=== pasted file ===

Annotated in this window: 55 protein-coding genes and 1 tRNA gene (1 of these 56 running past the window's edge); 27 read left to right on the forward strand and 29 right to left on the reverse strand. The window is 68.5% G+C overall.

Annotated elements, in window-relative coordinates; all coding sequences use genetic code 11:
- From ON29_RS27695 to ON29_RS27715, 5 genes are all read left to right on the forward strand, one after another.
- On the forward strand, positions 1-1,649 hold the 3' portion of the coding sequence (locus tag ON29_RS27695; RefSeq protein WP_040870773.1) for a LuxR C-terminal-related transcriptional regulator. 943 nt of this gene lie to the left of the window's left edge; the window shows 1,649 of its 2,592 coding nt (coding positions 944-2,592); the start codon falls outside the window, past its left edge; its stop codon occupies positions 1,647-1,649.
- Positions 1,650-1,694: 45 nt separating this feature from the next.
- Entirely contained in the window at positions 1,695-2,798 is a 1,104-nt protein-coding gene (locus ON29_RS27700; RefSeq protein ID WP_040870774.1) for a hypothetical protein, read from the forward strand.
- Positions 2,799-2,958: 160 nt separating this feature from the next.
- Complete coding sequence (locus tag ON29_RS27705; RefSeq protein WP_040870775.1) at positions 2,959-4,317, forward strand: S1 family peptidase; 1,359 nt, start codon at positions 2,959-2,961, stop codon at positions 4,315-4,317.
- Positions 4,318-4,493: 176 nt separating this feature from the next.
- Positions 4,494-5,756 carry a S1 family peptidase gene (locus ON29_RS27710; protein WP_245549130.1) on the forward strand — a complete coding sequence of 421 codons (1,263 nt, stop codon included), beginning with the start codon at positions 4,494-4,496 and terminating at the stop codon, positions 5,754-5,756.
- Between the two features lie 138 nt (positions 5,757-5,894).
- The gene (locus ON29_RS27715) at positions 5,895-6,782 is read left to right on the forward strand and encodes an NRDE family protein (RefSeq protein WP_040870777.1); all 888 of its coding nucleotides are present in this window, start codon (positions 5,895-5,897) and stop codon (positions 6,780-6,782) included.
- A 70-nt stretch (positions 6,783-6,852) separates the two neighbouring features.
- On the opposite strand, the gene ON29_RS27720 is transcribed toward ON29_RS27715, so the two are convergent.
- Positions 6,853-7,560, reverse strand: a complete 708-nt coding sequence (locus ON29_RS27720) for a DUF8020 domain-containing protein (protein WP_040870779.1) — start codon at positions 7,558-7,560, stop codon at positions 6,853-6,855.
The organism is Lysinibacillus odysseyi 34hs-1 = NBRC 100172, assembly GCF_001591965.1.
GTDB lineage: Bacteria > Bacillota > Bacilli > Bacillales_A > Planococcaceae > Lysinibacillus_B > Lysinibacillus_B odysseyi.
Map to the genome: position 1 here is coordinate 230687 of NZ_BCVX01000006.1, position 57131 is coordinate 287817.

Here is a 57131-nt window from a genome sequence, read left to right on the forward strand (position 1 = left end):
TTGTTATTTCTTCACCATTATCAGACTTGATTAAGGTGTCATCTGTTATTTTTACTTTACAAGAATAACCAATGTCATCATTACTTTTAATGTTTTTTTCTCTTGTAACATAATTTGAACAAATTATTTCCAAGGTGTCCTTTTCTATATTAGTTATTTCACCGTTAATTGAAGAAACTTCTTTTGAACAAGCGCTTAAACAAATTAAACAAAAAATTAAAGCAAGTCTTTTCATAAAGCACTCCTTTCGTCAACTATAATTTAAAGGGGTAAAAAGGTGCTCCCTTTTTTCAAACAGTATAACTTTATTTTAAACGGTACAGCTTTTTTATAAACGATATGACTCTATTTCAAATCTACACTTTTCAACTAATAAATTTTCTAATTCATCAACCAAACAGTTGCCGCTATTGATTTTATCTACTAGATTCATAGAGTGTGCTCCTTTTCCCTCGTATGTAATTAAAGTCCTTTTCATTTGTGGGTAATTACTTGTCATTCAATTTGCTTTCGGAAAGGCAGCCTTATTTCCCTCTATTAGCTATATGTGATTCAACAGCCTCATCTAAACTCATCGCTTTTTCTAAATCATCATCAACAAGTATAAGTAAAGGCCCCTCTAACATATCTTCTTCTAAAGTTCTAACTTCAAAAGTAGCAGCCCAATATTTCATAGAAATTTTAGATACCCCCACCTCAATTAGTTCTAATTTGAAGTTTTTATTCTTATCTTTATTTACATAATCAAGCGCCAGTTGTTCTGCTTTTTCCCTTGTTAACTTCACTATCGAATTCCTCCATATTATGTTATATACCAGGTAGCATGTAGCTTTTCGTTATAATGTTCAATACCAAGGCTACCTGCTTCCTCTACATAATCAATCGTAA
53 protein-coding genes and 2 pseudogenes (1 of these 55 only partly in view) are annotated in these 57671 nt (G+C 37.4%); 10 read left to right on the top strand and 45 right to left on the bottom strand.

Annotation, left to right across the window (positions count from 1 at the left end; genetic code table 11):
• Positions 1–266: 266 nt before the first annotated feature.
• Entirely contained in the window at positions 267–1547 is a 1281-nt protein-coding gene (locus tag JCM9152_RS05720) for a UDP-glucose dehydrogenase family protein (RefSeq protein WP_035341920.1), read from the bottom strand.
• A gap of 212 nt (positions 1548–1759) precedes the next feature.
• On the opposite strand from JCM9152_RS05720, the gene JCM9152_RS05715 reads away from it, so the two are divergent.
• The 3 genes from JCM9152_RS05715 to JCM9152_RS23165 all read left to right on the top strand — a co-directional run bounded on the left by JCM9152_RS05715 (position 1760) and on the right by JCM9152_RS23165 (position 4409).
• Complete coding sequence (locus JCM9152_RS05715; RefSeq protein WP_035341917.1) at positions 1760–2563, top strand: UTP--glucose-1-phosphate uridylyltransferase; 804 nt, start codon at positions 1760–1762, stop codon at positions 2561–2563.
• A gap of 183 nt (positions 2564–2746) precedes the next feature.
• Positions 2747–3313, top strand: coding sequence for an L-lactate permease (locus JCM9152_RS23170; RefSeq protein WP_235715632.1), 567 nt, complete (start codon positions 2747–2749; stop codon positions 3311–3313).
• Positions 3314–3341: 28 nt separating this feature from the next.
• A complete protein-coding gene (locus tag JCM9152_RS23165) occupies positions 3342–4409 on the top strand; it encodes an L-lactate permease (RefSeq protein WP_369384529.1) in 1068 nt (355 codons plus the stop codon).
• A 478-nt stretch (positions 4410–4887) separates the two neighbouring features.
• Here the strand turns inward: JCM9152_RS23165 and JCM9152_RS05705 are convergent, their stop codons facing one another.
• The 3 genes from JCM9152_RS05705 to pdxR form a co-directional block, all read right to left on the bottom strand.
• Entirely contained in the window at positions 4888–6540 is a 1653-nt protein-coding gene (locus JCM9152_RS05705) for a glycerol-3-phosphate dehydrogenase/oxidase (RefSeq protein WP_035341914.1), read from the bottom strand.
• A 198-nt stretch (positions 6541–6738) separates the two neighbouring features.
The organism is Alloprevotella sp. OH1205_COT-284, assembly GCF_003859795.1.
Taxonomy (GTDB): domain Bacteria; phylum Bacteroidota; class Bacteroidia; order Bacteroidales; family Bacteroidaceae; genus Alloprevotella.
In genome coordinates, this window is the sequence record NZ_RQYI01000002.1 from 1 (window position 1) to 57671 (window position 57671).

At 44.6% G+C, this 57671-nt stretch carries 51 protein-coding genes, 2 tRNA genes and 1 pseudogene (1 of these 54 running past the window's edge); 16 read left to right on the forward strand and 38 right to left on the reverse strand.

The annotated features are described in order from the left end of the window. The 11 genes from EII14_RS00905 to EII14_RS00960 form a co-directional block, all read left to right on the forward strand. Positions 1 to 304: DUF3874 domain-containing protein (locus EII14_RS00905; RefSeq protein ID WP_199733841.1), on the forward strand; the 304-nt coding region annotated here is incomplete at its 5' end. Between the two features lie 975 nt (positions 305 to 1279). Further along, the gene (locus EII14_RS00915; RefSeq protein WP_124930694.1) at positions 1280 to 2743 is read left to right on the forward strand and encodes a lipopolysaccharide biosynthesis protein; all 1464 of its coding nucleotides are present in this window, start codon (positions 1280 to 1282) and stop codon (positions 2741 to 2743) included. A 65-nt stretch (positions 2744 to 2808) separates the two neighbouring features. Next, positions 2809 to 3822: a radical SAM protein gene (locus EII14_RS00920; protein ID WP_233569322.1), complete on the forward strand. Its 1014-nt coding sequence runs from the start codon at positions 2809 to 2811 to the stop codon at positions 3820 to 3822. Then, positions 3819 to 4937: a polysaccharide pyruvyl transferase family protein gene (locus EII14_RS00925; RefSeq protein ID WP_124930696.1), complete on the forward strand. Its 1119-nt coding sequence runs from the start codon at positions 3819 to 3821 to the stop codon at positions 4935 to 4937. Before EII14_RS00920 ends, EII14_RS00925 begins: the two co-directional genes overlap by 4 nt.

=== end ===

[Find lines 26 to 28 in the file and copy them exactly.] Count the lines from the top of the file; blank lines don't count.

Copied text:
• On the opposite strand from JCM9152_RS05720, the gene JCM9152_RS05715 reads away from it, so the two are divergent.
• The 3 genes from JCM9152_RS05715 to JCM9152_RS23165 all read left to right on the top strand — a co-directional run bounded on the left by JCM9152_RS05715 (position 1760) and on the right by JCM9152_RS23165 (position 4409).
• Complete coding sequence (locus JCM9152_RS05715; RefSeq protein WP_035341917.1) at positions 1760–2563, top strand: UTP--glucose-1-phosphate uridylyltransferase; 804 nt, start codon at positions 1760–1762, stop codon at positions 2561–2563.